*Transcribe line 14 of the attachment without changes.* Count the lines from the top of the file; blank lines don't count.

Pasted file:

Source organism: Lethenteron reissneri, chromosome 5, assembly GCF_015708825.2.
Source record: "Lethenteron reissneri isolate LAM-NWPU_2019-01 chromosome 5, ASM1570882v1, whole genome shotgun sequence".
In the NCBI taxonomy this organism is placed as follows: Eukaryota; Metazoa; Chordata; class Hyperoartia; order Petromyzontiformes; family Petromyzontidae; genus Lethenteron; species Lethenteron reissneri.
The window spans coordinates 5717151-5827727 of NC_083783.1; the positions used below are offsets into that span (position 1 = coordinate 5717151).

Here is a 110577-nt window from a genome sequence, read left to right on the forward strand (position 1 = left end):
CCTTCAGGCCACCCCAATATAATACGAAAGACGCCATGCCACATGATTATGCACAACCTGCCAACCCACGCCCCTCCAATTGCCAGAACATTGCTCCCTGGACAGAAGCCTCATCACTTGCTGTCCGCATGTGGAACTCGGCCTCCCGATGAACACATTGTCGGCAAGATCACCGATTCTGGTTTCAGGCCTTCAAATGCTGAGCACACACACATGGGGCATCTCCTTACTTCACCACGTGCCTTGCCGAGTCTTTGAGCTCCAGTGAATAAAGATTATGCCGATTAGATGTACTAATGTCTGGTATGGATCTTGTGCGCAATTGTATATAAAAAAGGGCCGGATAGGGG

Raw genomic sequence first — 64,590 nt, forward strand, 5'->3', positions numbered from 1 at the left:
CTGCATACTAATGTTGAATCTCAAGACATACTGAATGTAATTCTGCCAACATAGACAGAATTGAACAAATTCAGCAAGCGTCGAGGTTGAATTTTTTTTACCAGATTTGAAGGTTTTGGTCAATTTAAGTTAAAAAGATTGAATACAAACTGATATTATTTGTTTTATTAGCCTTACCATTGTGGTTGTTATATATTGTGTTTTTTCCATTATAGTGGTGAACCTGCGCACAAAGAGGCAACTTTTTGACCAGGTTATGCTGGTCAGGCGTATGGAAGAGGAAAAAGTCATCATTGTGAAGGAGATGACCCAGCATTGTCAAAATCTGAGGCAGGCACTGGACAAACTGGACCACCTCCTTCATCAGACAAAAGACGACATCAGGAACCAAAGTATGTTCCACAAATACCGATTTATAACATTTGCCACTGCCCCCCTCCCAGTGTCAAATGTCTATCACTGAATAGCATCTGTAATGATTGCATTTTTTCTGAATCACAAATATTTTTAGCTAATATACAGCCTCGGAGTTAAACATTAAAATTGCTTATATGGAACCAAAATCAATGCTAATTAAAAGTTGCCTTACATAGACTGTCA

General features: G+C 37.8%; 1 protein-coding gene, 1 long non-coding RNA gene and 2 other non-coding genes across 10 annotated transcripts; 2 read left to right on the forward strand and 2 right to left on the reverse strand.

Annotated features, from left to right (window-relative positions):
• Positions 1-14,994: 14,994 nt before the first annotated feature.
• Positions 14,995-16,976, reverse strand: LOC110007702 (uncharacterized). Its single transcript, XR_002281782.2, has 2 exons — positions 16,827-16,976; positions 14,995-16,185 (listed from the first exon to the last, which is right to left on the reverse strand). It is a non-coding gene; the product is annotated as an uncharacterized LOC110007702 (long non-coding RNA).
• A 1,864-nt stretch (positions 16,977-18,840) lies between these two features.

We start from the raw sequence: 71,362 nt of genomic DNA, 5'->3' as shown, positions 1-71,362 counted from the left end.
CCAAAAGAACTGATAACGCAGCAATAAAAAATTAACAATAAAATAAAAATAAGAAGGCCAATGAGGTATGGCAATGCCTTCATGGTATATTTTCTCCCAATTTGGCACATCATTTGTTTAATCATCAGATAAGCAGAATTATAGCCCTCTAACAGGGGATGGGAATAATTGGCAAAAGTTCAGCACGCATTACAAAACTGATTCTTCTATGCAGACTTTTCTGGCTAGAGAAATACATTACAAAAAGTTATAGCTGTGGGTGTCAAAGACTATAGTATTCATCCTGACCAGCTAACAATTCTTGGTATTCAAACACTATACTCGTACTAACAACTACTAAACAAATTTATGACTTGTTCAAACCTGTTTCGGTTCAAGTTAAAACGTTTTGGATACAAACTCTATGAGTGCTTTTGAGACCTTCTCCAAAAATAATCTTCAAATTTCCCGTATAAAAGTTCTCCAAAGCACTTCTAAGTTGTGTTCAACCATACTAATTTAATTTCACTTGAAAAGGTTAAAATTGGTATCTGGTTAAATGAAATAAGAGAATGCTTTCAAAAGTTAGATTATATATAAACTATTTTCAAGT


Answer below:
We start from the raw sequence: 71,362 nt of genomic DNA, 5'->3' as shown, positions 1-71,362 counted from the left end.